San Francisco Ballet stages a special performance on Sunday evening, April 17, as the Company bids farewell to three principal dancers of long standing – Joan Boada, Pascal Molat and Gennadi Nedvigin. These will be the final performances of Joan Boada and Pascal Molat as members of the Company, while audiences still have an opportunity to see Gennadi Nedvigin in San Francisco Ballet’s production of Onegin which opens on April 30.
The Farewell Celebration features a selection of excerpts from works specifically chosen to highlight what Artistic Director Helgi Tomasson refers to as the dancers’ “unique artistry and achievements”. The ballets include Tomasson’s Romeo & Juliet, Concerto Grosso and Two Bits; the trio section from Possokhov’s Magrittomania, a solo from Wayne McGregor’s Borderlands, Renato Zanella’s Alles Walzer and Kobborg’s Les Lutins.
For Cuban-born Joan Boada “the biggest challenge as a male dancer is to figure out how far you’re going to go in your career.” He then added: “For us Cubans, dancing is our life”, and since he comes from a family of ex-dancers, the decision couldn’t have been too difficult to make! He danced with the National Ballet of Cuba, Le Jeune Ballet, The Australian Ballet, and Royal Ballet of Flanders before joining San Francisco Ballet in 1999. He says that the repertoire in Cuba is mainly classical, and when he left, he was introduced to the work of choreographers such as Macmillan, Bejart and Cranko. At San Francisco Ballet, he says, he “has been exposed to the best ballets ever” – having danced in works like Don Quixote, La Bayadère and Romeo & Juliet, and he was also introduced to the work of Balanchine. Other works in his repertoire include ballets by Sir Frederick Ashton, James Kudelka, Mark Morris, Alexei Ratmansky, Jerome Robbins, Liam Scarlett, Helgi Tomasson and Christopher Wheeldon. In 2003, he received the Isadora Duncan Dance Award for Best Ensemble performance with Lorena Feijoo in Tomasson/Possokhov’s Don Quixote.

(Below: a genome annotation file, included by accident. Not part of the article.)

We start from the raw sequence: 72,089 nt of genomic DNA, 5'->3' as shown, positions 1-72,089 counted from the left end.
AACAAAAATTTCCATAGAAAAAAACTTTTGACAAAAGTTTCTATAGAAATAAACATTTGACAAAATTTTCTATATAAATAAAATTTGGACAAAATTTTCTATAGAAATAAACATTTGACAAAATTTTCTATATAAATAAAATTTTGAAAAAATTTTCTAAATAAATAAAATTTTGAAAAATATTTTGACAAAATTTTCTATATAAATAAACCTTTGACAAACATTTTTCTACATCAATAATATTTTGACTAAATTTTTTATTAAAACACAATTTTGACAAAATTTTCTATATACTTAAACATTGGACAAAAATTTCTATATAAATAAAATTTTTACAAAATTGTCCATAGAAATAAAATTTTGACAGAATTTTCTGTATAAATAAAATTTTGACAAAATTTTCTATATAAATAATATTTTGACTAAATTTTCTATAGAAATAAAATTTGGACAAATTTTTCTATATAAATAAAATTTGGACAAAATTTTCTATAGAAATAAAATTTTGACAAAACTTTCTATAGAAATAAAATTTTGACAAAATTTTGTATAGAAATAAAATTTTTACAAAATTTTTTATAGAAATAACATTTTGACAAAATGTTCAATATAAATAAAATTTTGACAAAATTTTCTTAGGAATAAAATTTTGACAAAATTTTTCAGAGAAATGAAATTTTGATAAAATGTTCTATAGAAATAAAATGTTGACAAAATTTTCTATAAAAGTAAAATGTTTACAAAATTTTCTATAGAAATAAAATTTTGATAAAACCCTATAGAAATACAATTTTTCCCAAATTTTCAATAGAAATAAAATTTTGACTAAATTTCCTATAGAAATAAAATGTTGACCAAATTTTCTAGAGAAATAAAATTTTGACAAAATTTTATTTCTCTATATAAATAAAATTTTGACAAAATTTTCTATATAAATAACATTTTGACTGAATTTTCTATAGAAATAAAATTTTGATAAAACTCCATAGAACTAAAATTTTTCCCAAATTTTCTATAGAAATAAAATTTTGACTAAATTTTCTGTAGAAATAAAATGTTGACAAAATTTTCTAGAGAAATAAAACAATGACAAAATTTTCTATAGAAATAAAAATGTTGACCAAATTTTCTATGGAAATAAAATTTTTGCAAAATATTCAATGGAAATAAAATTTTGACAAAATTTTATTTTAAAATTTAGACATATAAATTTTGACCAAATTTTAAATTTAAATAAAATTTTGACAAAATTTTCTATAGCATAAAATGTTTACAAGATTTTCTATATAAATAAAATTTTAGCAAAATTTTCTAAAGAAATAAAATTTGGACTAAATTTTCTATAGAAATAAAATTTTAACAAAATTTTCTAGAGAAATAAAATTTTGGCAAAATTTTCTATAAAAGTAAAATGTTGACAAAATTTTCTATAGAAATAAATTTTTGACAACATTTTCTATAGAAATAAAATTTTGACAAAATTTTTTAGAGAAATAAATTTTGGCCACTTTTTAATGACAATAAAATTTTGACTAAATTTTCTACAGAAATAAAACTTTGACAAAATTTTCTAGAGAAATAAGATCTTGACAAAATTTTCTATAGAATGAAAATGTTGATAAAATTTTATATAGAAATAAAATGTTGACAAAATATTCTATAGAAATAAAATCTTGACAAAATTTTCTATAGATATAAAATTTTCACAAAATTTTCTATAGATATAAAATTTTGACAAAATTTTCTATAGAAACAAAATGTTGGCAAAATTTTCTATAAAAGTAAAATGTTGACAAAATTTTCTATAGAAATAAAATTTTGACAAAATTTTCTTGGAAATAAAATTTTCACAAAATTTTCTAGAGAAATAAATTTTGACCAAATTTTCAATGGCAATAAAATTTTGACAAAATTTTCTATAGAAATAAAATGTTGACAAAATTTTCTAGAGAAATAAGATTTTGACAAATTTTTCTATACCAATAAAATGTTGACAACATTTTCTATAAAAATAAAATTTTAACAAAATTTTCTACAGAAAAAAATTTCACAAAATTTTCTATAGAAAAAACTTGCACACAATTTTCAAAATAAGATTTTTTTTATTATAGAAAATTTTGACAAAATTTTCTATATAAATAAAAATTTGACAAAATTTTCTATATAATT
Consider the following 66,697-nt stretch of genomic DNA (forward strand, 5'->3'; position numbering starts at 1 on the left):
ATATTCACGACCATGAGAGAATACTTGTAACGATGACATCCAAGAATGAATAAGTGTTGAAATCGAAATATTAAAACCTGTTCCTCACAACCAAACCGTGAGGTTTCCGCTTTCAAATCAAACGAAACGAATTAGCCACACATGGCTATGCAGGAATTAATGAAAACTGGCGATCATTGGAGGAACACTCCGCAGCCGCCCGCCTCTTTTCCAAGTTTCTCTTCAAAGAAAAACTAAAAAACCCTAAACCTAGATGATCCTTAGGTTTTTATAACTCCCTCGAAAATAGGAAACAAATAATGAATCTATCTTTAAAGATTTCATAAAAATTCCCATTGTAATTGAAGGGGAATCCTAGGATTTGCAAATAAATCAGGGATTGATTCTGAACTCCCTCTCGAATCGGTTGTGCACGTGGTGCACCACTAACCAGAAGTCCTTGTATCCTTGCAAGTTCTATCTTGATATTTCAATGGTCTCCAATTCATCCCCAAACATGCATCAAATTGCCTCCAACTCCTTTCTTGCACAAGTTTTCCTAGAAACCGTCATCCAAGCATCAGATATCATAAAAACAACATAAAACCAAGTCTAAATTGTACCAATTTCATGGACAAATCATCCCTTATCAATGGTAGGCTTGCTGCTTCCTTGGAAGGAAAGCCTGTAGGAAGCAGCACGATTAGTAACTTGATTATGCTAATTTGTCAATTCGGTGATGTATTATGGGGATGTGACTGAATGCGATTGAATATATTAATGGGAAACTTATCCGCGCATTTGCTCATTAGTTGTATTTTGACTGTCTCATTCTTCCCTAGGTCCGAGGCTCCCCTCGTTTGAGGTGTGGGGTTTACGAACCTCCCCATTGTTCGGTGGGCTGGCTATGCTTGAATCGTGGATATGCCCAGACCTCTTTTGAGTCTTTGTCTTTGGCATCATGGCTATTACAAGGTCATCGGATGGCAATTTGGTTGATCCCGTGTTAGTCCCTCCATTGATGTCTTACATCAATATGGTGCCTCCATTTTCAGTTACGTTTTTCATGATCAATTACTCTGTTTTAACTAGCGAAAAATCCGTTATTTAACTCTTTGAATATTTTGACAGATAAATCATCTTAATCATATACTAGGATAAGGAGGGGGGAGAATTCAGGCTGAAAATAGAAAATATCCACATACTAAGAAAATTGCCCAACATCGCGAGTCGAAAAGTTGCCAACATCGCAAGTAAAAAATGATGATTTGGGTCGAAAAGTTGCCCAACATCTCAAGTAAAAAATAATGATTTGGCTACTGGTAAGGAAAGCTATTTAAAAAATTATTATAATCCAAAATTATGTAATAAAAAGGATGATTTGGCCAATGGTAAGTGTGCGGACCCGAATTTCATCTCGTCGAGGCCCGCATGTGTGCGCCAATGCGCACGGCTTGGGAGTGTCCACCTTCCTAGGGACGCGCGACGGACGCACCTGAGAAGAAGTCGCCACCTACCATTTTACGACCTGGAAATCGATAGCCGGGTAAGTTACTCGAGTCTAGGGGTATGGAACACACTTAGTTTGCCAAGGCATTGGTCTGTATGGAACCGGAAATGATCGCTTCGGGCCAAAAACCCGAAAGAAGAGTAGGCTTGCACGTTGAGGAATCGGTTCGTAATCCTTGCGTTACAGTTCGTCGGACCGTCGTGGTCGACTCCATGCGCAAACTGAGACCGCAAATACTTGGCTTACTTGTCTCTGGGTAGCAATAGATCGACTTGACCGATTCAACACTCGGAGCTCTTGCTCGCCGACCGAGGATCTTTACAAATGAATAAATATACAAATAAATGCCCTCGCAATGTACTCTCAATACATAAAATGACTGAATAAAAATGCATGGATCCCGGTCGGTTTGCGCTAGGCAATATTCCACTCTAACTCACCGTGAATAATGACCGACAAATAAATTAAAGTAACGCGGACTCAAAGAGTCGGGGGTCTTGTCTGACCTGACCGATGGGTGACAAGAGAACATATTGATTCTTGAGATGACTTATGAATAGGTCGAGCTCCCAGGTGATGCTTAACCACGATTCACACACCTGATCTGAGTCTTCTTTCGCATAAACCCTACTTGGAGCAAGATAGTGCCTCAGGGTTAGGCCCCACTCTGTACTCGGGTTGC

Having trained at the Paris Opéra Ballet School, Pascal Molat danced with a number of companies in his native France, as well as with Royal Ballet of Wallonie, Royal Ballet of Flanders, and Jean-Christophe Maillot’s Les Ballets de Monte Carlo, which he says was more contemporary than the others. Indeed, Maillot’s Casse Noisette Circus was a revelation, and Molat was sensational in the role of the Nutcracker. “I just wanted to express myself in as many ways as I could,” says Molat, “and San Francisco Ballet was the perfect place to do that with the repertoire that we have here.” The wide range of choreographers in whose works he has performed include George Balanchine, John Cranko, Jorma Elo, William Forsythe, Sir Kenneth MacMillan, Wayne McGregor, John Neumeier, Paul Taylor, Helgi Tomasson and Hans van Manen. He has danced in a number of full-length productions at SF Ballet, including the role of Mercutio – a particular favorite of his – in the 2015 film of Tomasson’s Romeo & Juliet, part of the inaugural season of Lincoln Center at the Movies: Great American Dance.
Gennadi Nedvigin, who hails from Rostov in Russia, trained at the Bolshoi School, following which he performed as a soloist with Le Jeune Ballet de France and Moscow Renaissance Ballet. It was during a tour to San Francisco with the Moscow company, he says, that he got an offer from Helgi Tomasson, and he joined SF Ballet as a soloist in 1997, becoming a principal dancer in 2000. In his long association with the Company, Nedvigin has performed roles by choreographers such as Lar Lubovitch, Sir Frederick Ashton, Hans Van Manen, Jerome Robbins and Christopher Wheeldon – and in addition to having many roles created on him, he has danced principal roles in major works such as Tomasson’s Romeo & Juliet, Swan Lake, The Sleeping Beauty and Giselle, Cranko’s Onegin, Morris’ Sylvia, Tomasson/Possokhov’s Don Quixote and Balanchine’s Coppélia.
Nedvigin’s other achievements include winning the Erik Bruhn Prize at the 5th International Competition in 1999 and an Isadora Duncan Award for Best Ensemble Performance in William Forsythe’s The Vertiginous Thrill of Exactitude. He has been a guest teacher for Company class at SF Ballet, served as ballet master for Possokhov’s Classical Symphony for the Company’s international tours, and staged Possokhov works at Atlanta Ballet and Romanian National Ballet. He leaves San Francisco Ballet to take up his appointment as artistic director of Atlanta Ballet as of the beginning of the 2016-17 season.
San Francisco Ballet’s Farewell Celebration takes place at the San Francisco War Memorial and Performing Arts Center on April 17 at 7pm. For tickets, visit sfballet.org/farewell.
San Francisco Ballet press release
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